5. Another interpretation is that folks see the Sunday Herald's stance as a sign that Independence is becoming the orthodoxy and that other institutions will turn that way in time. It's not so much a wish to be approved of by the Sunday Herald. It is more of a welcoming of a once-cherished institution back into the fold. I read the Herald as a boy and it was a wrench to give it up all those years ago. I feel like I'm getting an old friend back.

    1. John,

      I don't see these interpretations as being mutually-exclusive, as I tried to allude to in the piece. What you describe is certainly part of it - but my natural inquisitor's instinct wants to peel that back, to take a wee peek under the veil

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  7. To be an Independence supporter is to be a weirdo.

    To be an Independence supporter is to be a racist.

    To be an Independence supporter is to be a Nazi.

    To.be an Independence supporter is to be selfish and not an internationalist.

    To be an Independence supporter is to be a loner, no one else is like you.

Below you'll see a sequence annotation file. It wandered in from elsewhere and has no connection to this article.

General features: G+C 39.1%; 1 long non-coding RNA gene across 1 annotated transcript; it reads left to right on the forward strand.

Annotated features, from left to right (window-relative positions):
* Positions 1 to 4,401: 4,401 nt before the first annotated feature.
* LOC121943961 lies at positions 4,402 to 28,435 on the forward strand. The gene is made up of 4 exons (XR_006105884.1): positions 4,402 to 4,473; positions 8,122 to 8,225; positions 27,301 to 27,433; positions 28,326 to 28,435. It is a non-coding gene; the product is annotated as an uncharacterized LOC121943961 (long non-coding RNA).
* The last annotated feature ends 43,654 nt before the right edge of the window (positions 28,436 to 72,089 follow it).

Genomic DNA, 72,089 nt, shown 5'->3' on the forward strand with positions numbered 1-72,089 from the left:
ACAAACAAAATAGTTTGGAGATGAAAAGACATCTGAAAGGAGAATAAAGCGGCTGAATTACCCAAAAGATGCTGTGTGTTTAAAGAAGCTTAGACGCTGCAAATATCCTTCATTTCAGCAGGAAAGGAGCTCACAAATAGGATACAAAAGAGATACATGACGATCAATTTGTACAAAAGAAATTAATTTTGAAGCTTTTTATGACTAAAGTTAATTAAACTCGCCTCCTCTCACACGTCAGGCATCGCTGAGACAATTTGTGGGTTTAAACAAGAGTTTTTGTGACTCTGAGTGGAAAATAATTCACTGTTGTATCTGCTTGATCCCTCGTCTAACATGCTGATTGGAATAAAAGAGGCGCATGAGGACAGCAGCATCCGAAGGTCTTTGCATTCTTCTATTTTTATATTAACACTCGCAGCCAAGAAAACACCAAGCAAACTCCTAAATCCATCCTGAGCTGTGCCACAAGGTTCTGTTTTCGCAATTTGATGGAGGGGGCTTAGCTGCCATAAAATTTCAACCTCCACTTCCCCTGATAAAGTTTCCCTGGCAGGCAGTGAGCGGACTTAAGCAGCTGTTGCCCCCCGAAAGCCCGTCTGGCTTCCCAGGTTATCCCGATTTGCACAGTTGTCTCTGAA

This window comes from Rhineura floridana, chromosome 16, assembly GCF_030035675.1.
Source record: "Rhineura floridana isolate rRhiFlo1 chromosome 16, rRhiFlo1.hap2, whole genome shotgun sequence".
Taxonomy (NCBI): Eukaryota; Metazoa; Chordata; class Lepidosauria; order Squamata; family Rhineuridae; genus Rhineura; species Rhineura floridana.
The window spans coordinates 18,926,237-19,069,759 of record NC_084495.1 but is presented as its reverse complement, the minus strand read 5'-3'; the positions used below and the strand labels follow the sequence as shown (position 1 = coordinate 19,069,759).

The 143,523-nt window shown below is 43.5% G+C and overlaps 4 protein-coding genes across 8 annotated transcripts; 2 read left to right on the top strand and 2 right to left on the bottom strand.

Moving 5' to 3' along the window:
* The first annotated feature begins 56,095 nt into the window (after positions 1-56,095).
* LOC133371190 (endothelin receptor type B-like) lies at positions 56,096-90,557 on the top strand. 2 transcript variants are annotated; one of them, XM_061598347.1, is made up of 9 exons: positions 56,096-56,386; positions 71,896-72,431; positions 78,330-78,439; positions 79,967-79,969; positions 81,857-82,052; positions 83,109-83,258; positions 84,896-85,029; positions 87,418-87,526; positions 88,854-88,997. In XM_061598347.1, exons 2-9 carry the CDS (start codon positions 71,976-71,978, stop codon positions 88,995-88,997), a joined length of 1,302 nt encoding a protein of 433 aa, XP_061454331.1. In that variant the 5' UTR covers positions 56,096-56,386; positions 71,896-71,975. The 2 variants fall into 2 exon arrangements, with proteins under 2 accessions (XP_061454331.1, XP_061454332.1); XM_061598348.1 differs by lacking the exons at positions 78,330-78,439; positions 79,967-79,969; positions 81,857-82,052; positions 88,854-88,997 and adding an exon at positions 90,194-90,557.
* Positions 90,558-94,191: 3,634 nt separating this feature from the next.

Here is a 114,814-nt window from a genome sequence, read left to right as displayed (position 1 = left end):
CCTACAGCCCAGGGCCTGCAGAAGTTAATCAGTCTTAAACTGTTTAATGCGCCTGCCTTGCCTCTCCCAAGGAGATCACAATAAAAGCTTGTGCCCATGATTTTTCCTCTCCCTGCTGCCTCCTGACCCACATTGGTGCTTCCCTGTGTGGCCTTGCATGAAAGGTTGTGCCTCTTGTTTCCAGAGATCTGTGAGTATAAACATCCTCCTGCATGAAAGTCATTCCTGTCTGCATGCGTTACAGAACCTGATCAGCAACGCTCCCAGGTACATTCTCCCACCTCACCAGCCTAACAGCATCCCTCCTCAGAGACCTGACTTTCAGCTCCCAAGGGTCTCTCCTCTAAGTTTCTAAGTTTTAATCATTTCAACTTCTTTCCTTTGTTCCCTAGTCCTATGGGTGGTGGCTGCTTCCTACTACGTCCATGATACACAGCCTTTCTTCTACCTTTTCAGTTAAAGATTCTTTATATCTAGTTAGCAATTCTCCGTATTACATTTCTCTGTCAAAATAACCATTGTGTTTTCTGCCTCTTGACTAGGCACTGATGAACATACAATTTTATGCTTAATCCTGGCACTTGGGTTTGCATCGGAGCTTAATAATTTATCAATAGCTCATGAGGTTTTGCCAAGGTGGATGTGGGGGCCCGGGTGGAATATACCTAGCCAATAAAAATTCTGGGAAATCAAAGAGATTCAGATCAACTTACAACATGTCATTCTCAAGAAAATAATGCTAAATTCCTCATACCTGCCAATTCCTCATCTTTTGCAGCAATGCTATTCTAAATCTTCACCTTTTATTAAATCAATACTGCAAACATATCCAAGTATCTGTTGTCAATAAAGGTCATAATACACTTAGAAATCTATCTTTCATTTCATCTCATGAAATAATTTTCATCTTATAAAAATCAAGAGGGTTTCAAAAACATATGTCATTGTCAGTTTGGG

These are pretty much the depictions of YES supporters for decades. Despite the sensibilities of YES campaigners to be 'taken seriously' by those that loathe them but have respectability by virtue of being this establishment, those same depictions continue.

    Part of the success of the YES campaign has been normalisation. We're just people who know these depictions of us are lies, but the weirdo and loner one it's hard to know. Now we know we are not weird. We are not alone.

    That a paper, for whatever reason, declares for YES, is another part of letting people know that their attitude is normal. That they are part of something with a chance to succeed and do good things for Scotland.